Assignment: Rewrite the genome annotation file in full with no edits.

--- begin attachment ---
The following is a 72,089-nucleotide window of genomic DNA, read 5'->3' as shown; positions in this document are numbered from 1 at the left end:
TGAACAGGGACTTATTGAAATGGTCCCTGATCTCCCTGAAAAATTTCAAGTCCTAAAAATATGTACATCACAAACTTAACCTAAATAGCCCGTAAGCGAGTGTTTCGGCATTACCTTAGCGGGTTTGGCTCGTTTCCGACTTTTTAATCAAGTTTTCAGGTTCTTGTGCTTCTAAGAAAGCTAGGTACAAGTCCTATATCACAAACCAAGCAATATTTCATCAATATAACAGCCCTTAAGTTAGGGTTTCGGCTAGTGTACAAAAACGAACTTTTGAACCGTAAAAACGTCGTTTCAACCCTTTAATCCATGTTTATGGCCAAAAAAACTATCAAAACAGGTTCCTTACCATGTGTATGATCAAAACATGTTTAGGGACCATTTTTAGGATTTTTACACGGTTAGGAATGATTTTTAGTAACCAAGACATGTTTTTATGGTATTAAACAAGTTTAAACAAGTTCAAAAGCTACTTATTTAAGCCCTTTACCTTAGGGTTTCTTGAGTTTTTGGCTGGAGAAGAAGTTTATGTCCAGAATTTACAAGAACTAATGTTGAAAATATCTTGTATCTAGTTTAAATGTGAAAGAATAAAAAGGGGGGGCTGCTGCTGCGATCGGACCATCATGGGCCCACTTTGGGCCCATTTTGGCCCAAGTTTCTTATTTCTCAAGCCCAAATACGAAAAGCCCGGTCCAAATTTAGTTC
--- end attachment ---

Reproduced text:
The following is a 72,089-nucleotide window of genomic DNA, read 5'->3' as shown; positions in this document are numbered from 1 at the left end:
TGAACAGGGACTTATTGAAATGGTCCCTGATCTCCCTGAAAAATTTCAAGTCCTAAAAATATGTACATCACAAACTTAACCTAAATAGCCCGTAAGCGAGTGTTTCGGCATTACCTTAGCGGGTTTGGCTCGTTTCCGACTTTTTAATCAAGTTTTCAGGTTCTTGTGCTTCTAAGAAAGCTAGGTACAAGTCCTATATCACAAACCAAGCAATATTTCATCAATATAACAGCCCTTAAGTTAGGGTTTCGGCTAGTGTACAAAAACGAACTTTTGAACCGTAAAAACGTCGTTTCAACCCTTTAATCCATGTTTATGGCCAAAAAAACTATCAAAACAGGTTCCTTACCATGTGTATGATCAAAACATGTTTAGGGACCATTTTTAGGATTTTTACACGGTTAGGAATGATTTTTAGTAACCAAGACATGTTTTTATGGTATTAAACAAGTTTAAACAAGTTCAAAAGCTACTTATTTAAGCCCTTTACCTTAGGGTTTCTTGAGTTTTTGGCTGGAGAAGAAGTTTATGTCCAGAATTTACAAGAACTAATGTTGAAAATATCTTGTATCTAGTTTAAATGTGAAAGAATAAAAAGGGGGGGCTGCTGCTGCGATCGGACCATCATGGGCCCACTTTGGGCCCATTTTGGCCCAAGTTTCTTATTTCTCAAGCCCAAATACGAAAAGCCCGGTCCAAATTTAGTTC